We’ve already touched on the possibility of Ed Reed  as a potential Patriot here , but when free agency begins, there are a handful of less-heralded players who could appeal to New England as well. Over the next week, we’ll look at five relatively under-the-radar possibilities for the Patriots to consider when free agency opens early next month. Again, we have to stress that these guys aren’t necessarily considered the elite of the free agent class — instead, they are players we think would be a good fit in New England. On Monday, we looked at Desmond Bryant . Tuesday, it was Mike DeVito . Wednesday, we featured Danny Amendola . Thursday, it was Brent Grimes . And we close it out with Brian Hartline:
Position: Wide receiver
Age: 26 (will turn 27 on November 22)
Weight: 199 pounds
The skinny: On a team that didn’t have many dependable options in the passing game, Hartline really managed to distinguish himself as a dependable presence for Miami quarterback Ryan Tannehill, finishing the 2012 season with 74 catches for 1,083 yards (both career highs) and a touchdown. That came on the heels of him missing all of training camp and preseason with a calf injury — and that was after Hartline needed an emergency appendectomy in which he told NFL.com that he lost 25 pounds in the process. Hartline, who was taken in the fourth round of the 2009 draft out of Ohio State, heads into free agency with a leg up — while he won’t command elite money, he’s in line for a handsome payday.
By the numbers: Hartline was the only pass catcher in the league who finished with more than 1,000 receiving yards (1,083), but only one touchdown. The only other wide pass catcher who was close was Cowboys tight end Jason Witten, who had 1,039 receiving yards and three touchdowns.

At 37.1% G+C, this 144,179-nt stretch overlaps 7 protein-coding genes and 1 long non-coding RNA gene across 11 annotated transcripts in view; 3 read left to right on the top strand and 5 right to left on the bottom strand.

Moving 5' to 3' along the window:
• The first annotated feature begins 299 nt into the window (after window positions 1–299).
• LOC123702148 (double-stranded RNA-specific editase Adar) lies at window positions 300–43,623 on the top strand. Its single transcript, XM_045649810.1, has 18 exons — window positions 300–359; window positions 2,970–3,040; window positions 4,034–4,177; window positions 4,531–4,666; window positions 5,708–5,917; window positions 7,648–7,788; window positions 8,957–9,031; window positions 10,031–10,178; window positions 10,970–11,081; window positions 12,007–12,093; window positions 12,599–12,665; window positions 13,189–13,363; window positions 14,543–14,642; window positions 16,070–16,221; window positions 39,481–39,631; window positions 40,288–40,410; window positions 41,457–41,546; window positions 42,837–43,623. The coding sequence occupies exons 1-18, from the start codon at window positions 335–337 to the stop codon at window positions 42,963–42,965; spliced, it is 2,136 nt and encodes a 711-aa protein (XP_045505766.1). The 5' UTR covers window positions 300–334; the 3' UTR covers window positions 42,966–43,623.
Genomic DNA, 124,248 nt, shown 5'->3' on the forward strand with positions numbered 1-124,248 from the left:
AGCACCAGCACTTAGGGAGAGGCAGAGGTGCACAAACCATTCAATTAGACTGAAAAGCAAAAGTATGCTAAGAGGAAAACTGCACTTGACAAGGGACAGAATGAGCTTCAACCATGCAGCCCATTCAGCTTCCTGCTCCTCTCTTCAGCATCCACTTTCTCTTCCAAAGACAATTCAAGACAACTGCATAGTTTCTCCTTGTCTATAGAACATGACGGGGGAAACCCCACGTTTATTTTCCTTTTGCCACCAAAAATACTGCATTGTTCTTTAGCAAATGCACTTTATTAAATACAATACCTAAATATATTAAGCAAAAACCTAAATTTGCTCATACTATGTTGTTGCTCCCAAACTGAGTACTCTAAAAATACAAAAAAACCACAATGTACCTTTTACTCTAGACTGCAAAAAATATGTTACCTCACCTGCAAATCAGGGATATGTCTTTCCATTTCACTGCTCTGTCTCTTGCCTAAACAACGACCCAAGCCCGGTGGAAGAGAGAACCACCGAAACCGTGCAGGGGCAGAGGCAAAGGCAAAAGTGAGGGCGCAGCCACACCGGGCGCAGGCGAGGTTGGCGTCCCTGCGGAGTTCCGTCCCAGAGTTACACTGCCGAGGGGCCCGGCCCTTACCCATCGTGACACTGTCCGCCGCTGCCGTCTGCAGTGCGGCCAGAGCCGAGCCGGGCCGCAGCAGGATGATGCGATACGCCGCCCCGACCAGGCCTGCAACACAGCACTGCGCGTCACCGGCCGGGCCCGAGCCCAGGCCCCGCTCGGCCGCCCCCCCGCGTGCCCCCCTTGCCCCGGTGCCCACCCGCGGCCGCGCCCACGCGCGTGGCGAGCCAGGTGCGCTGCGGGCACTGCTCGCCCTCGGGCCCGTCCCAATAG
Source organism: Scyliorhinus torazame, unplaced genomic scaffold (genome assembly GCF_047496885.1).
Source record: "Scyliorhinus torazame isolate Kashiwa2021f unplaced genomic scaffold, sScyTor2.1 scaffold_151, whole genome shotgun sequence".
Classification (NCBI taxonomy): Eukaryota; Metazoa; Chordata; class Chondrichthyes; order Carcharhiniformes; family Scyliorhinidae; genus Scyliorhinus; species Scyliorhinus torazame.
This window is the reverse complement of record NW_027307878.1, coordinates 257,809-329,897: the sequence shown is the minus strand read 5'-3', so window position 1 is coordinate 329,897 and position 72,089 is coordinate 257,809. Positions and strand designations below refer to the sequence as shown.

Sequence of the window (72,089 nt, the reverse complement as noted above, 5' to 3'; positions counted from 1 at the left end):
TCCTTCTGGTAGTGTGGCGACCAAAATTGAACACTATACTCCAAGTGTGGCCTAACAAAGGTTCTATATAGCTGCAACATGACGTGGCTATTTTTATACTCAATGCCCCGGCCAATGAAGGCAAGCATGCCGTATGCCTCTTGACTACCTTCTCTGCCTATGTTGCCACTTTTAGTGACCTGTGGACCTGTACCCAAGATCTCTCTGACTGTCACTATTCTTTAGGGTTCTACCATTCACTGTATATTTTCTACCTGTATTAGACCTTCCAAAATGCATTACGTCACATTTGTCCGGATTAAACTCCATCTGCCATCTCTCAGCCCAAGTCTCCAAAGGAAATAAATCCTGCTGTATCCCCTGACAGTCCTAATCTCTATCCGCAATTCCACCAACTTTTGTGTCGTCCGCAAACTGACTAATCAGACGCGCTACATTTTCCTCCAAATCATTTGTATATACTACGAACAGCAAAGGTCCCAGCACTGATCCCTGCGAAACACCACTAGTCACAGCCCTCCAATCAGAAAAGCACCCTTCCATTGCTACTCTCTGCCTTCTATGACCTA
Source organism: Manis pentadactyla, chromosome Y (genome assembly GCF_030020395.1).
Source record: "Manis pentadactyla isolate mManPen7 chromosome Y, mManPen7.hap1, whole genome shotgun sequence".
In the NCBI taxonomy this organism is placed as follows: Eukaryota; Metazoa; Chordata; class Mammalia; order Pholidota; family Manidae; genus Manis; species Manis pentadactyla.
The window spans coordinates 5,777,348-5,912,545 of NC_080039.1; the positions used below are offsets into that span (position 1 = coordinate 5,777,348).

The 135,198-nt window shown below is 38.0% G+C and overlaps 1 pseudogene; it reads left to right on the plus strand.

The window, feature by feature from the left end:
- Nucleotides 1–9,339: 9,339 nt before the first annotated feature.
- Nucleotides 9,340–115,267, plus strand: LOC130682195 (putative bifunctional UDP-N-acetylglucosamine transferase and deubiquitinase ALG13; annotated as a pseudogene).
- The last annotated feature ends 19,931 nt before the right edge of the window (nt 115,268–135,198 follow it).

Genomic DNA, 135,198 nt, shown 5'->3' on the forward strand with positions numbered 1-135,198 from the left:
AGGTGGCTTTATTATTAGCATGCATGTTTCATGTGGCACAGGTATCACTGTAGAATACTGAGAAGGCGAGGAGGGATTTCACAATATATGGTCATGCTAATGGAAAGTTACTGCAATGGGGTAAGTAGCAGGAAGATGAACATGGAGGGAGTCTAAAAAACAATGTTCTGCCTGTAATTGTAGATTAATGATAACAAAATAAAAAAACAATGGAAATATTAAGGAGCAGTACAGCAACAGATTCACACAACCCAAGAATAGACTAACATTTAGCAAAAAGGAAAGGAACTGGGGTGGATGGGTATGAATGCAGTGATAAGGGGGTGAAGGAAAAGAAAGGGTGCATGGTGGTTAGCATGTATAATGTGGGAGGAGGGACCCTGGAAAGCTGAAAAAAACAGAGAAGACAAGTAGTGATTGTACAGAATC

Why it would work: As we noted when it came to our profile of Danny Amendola , the Patriots’ wide receiver corps is in a state of flux right now with only three receivers under contract for the 2013 season (Brandon Lloyd , Kamar Aiken and Matt Slater), and Hartline could be a part of a new generation of pass catchers in New England. If he did sign with the Patriots, a lot would depend on how the rest of the offseason played out, but he would likely project as a No. 2 receiver in the New England offense.
Why it might not work: Hartline is apparently looking for an annual salary in the $5 million to $6 million range, which might price the Patriots out of the market. (One report said he was looking for Laurent Robinson money : something comparable to the five-year, $32.5 million deal Robinson signed with the Jags last offseason.) That, combined with the fact that the Dolphins have a colossal amount of dough — Miami is approximately $42 million under the cap , one of the best situations in the league — means the Dolphins have the money to burn when it come to this offseason.
Quote: ‘You [bleeping] me?’ — Hartline on finding out from a reporter than he finished a September game against the Cardinals with 253 receiving yards 
Our take: When it comes to following in Wes Welker ‘s footsteps, there’s a obviously compelling argument as Danny Amendola being Welker, Version 2.0 . But while Hartline isn’t a slot guy, he also has one big Welkerish quality: the fact that he’s a relatively underappreciated pass-catcher who managed to put up big numbers as the No. 1 option in the passing game for a Miami team that missed out on the postseason. Of course, Welker was able to get to the next level when he left Miami for New England prior to the start of the 2007 season. If the Patriots feel like Hartline is a similar diamond-in-the-rough type of receiver who is ready to bust out on a bigger stage, they should make a play for him. (One thing to remember — Hartline is repped by Drew Rosenhaus, and while the popular misconception is that Rosenhaus is a hard-liner who doesn’t get along with anyone around the league, he actually has a good relationship with the Patriots. New England has had several happy Rosenhaus clients on the roster over the years, including tight end Rob Gronkowski  and offensive lineman Donald Thomas.)